Phytolith Evidence for Early Maize (Zea mays) in the Northern Finger Lakes Region of New York
|Title||Phytolith Evidence for Early Maize (Zea mays) in the Northern Finger Lakes Region of New York|
|Publication Type||Journal Article|
|Year of Publication||2003|
|Authors||Hart, JP, Thompson, RG, Brumbach, HJ|
|Keywords||Agriculture, America, Analysis, Archaeological site, C 13, Ceramics, Dating, Die, Economy, Flora, Isotope Analysis, Laboratory, maize, Mass spectrometry, New York, Palaeobotany, Phytolith, Sample, United States of America, Woodland|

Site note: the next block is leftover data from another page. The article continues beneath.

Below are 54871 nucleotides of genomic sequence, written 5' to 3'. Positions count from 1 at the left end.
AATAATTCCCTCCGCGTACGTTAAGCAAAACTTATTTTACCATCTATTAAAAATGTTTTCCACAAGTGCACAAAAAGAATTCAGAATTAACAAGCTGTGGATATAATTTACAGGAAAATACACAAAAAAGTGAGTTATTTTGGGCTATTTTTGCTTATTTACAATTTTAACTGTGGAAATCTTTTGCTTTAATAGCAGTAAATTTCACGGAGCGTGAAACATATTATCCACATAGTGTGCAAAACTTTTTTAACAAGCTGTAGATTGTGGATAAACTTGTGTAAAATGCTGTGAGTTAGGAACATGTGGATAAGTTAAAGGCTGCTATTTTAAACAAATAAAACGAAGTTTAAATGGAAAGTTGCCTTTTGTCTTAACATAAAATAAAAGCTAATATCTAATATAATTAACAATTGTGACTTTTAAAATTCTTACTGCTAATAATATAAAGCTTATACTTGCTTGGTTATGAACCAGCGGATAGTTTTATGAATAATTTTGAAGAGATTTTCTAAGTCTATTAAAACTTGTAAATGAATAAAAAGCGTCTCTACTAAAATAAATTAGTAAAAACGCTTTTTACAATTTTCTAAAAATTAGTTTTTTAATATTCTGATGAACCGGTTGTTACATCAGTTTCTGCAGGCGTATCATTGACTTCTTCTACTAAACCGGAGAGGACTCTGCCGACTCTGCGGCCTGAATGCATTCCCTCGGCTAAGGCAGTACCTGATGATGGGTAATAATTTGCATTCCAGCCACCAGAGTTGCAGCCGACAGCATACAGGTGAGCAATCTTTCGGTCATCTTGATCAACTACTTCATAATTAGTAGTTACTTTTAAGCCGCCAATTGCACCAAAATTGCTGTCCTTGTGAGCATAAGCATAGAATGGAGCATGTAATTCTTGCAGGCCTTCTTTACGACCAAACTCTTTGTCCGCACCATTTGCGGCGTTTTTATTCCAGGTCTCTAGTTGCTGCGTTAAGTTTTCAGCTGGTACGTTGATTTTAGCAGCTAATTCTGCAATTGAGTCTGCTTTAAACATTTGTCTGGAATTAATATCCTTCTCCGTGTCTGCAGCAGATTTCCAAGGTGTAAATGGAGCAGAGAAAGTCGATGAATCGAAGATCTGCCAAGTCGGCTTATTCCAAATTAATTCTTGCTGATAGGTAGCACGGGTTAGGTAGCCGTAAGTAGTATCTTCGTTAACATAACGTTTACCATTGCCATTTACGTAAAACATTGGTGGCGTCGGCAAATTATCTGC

The timing of crop introductions, particularly of maize (Zea mays), has been of long-standing interest to archaeologists working in various regions of eastern North America. The earliest confirmed macrobotanical evidence for maize in New York is A.D. 1000. We report on the results of accelerator mass spectrometer (AMS) dating. phytolith analysis, and stable carbon isotope analysis of carbonized cooking residues adhering to the interior surface of pottery sherds from three sites in the northern Finger Lakes region of New York. Maize, squash (Cucurbita sp.) wild rice (Zizania aquatica), and sedge (Cyperus sp.) were identified in phytolith assemblages dating to as early as the first half of the calibrated seventh century A.D. The results demonstrate that low δ13C values on cooking residues cannot be used to preclude the possibility that maize was cooked in vessels. Two of the maize-bean-squash crop triad were present in New York at least 350 years earlier than previously documented, and the Northern Flint Corn Complex was present in New York by at least the first half of the seventh century A.D. This research highlights the potential of cooking residues to provide new insights on prehistoric plant-based subsistence.